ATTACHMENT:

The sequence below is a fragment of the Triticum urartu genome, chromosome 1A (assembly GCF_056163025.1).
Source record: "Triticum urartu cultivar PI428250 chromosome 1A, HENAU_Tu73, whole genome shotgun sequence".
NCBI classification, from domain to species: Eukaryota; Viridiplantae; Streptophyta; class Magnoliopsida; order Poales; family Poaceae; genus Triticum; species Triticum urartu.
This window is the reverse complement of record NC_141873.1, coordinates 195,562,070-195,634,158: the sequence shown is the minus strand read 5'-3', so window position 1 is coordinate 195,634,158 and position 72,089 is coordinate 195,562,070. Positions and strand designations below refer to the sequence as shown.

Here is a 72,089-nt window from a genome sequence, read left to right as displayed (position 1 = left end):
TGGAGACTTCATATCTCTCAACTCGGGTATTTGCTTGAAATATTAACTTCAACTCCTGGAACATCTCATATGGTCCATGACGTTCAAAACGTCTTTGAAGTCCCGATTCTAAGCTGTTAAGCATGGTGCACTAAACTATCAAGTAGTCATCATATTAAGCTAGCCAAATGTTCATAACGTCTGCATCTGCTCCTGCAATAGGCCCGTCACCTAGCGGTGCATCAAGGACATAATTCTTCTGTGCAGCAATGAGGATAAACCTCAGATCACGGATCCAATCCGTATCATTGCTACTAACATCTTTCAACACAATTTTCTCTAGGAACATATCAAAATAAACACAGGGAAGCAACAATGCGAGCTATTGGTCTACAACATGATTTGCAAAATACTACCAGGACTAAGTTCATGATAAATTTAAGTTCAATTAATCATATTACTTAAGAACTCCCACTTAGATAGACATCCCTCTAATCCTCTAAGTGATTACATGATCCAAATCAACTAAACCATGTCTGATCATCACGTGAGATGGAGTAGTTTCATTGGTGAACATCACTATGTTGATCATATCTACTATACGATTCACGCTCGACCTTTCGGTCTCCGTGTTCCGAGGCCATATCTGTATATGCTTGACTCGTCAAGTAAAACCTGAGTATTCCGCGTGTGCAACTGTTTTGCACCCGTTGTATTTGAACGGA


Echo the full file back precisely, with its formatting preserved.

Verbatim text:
The sequence below is a fragment of the Triticum urartu genome, chromosome 1A (assembly GCF_056163025.1).
Source record: "Triticum urartu cultivar PI428250 chromosome 1A, HENAU_Tu73, whole genome shotgun sequence".
NCBI classification, from domain to species: Eukaryota; Viridiplantae; Streptophyta; class Magnoliopsida; order Poales; family Poaceae; genus Triticum; species Triticum urartu.
This window is the reverse complement of record NC_141873.1, coordinates 195,562,070-195,634,158: the sequence shown is the minus strand read 5'-3', so window position 1 is coordinate 195,634,158 and position 72,089 is coordinate 195,562,070. Positions and strand designations below refer to the sequence as shown.

Here is a 72,089-nt window from a genome sequence, read left to right as displayed (position 1 = left end):
TGGAGACTTCATATCTCTCAACTCGGGTATTTGCTTGAAATATTAACTTCAACTCCTGGAACATCTCATATGGTCCATGACGTTCAAAACGTCTTTGAAGTCCCGATTCTAAGCTGTTAAGCATGGTGCACTAAACTATCAAGTAGTCATCATATTAAGCTAGCCAAATGTTCATAACGTCTGCATCTGCTCCTGCAATAGGCCCGTCACCTAGCGGTGCATCAAGGACATAATTCTTCTGTGCAGCAATGAGGATAAACCTCAGATCACGGATCCAATCCGTATCATTGCTACTAACATCTTTCAACACAATTTTCTCTAGGAACATATCAAAATAAACACAGGGAAGCAACAATGCGAGCTATTGGTCTACAACATGATTTGCAAAATACTACCAGGACTAAGTTCATGATAAATTTAAGTTCAATTAATCATATTACTTAAGAACTCCCACTTAGATAGACATCCCTCTAATCCTCTAAGTGATTACATGATCCAAATCAACTAAACCATGTCTGATCATCACGTGAGATGGAGTAGTTTCATTGGTGAACATCACTATGTTGATCATATCTACTATACGATTCACGCTCGACCTTTCGGTCTCCGTGTTCCGAGGCCATATCTGTATATGCTTGACTCGTCAAGTAAAACCTGAGTATTCCGCGTGTGCAACTGTTTTGCACCCGTTGTATTTGAACGGA